Stay active. Depression can make you feel like you do not want to leave your bed, but keeping active is a great idea. Even if you need to push yourself, exercise is a good way to lift your spirits. Studies have shown exercise to be a good antidepressant. Some people benefit from doing yoga or meditation.

Do not isolate yourself. Find a way to be around people who make you feel good about yourself and about the future. A connection with others is very healing.

Consider practicing spirituality. A spiritual practice may be very meaningful and life affirming for some. It can sustain hope and help you keep your eye on the light at the end of the tunnel. If you’ve lost touch with your previous religious or spiritual activity, it may be very helpful to reconnect.

If despite your best efforts, your depression is not lifting, seek referral to a specialist. See your physician and request referral to a psychiatrist or other expert mental health practitioner about your condition. The diagnosis of depression can be complex. It sometimes requires physical examinations and tests to investigate possibility of bipolar disorder or physical causes. For example, low thyroid, vitamin deficiency, or more serious conditions. It can also increase risk of development of cardiovascular illness and cancer, so it’s wise to seek medical attention if your depression is worsening. Severe depression can lead to various kinds of self-harm.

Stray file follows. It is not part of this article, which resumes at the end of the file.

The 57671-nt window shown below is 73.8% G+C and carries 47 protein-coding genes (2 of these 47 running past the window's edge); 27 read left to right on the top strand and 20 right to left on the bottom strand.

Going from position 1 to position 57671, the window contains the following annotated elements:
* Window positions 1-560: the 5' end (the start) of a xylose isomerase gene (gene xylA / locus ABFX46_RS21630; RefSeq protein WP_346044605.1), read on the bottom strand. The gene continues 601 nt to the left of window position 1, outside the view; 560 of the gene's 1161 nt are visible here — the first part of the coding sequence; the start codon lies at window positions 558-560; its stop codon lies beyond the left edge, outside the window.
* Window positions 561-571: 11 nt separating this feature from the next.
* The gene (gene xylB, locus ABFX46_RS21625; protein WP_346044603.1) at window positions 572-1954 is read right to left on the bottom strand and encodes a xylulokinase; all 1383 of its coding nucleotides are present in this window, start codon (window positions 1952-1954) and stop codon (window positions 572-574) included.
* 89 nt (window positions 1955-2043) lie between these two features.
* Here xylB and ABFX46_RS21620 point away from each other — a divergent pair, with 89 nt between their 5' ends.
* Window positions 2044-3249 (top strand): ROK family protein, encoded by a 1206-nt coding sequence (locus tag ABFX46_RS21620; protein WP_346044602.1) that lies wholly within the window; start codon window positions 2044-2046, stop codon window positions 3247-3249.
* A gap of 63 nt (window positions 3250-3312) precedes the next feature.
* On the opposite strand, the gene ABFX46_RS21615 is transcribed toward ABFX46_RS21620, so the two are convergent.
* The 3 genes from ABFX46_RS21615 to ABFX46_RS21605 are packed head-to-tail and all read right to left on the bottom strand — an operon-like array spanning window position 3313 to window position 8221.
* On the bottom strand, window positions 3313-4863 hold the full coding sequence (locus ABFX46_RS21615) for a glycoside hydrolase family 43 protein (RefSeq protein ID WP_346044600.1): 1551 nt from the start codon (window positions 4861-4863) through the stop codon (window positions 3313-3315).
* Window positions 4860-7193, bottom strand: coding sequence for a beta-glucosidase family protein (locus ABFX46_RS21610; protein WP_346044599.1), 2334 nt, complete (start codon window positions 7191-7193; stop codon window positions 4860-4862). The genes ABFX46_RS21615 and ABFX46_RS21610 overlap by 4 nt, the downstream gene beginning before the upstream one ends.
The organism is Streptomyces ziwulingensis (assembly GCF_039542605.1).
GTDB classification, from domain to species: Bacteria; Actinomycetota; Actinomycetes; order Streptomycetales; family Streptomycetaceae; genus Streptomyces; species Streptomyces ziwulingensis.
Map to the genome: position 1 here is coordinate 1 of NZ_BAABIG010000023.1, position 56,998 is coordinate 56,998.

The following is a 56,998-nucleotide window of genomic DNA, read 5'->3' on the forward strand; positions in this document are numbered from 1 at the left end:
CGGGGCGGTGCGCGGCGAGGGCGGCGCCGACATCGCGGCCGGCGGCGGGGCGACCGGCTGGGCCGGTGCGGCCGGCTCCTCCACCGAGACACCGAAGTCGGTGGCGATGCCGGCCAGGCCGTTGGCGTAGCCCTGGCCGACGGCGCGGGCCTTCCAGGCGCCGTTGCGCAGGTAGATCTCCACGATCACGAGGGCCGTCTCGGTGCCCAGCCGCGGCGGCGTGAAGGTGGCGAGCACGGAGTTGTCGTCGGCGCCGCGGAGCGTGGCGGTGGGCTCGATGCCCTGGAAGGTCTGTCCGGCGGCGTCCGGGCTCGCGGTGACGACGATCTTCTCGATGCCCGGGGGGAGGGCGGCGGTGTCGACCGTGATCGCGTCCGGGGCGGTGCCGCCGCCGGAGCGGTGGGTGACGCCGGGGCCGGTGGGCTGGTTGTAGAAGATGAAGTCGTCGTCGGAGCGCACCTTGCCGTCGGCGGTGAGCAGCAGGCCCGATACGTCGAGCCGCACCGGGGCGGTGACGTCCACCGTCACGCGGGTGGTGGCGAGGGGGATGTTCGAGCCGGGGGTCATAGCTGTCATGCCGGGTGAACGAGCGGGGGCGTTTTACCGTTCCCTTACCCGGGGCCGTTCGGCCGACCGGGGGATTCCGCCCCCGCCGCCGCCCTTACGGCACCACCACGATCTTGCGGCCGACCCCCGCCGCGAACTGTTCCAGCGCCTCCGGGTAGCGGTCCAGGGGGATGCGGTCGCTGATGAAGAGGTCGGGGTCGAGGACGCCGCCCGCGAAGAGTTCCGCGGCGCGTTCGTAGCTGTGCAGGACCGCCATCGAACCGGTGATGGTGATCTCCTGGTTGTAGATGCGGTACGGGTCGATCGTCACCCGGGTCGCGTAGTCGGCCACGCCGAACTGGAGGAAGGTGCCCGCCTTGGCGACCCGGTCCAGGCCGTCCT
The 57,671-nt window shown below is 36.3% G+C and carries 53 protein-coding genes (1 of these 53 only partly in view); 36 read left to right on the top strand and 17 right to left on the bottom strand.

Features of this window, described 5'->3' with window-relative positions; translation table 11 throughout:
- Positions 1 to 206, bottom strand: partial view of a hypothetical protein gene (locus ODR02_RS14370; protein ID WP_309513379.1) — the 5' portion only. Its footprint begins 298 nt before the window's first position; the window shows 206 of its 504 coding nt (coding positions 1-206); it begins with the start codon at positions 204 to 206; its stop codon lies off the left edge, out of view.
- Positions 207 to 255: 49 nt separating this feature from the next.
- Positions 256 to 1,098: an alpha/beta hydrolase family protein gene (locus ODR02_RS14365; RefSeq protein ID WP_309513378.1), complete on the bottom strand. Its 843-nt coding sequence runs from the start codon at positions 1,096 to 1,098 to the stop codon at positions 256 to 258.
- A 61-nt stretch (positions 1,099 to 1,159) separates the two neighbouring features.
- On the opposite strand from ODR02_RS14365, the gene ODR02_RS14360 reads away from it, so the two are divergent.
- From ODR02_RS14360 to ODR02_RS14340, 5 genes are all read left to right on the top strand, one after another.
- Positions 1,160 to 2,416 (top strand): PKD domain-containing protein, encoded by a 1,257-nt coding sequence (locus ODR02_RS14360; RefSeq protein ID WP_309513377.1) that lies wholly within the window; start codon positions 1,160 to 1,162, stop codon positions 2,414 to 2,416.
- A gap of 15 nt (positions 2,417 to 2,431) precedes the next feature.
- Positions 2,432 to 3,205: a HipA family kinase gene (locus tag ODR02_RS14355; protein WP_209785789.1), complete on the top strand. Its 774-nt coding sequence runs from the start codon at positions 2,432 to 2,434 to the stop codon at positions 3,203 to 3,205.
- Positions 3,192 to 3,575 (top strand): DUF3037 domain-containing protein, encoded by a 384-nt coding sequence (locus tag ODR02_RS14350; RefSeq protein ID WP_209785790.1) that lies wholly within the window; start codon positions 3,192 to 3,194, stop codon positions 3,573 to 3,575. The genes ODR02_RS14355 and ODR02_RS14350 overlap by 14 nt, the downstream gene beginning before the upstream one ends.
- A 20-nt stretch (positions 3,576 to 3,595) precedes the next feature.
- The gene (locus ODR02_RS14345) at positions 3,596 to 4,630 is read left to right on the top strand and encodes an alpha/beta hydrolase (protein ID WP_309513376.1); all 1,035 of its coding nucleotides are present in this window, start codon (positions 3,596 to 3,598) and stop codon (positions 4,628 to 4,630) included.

The good news is that depression is treatable.

By James M. Ellison, MD, MPH
Source: www.helpguide.org/mental/depression_tips.htm; www.gmhfonline.org/gmhf/consumer/factsheets/depression_latelife.html
Reviewed by Gary R. Proctor, MD, Associate Chief Medical Officer, Beacon Health Options

The information provided on the Achieve Solutions site, including, but not limited to, articles, quizzes, and other general information, is for informational purposes only and should not be treated as medical, health care, psychiatric, psychological or behavioral health care advice. Nothing contained on the Achieve Solutions site is intended to be used for medical diagnosis or treatment or as a substitute for consultation with a qualified health care professional. Please direct questions regarding the operation of the Achieve Solutions site to Web Feedback. If you have concerns about your health, please contact your health care provider.  ©2017 Beacon Health Options, Inc.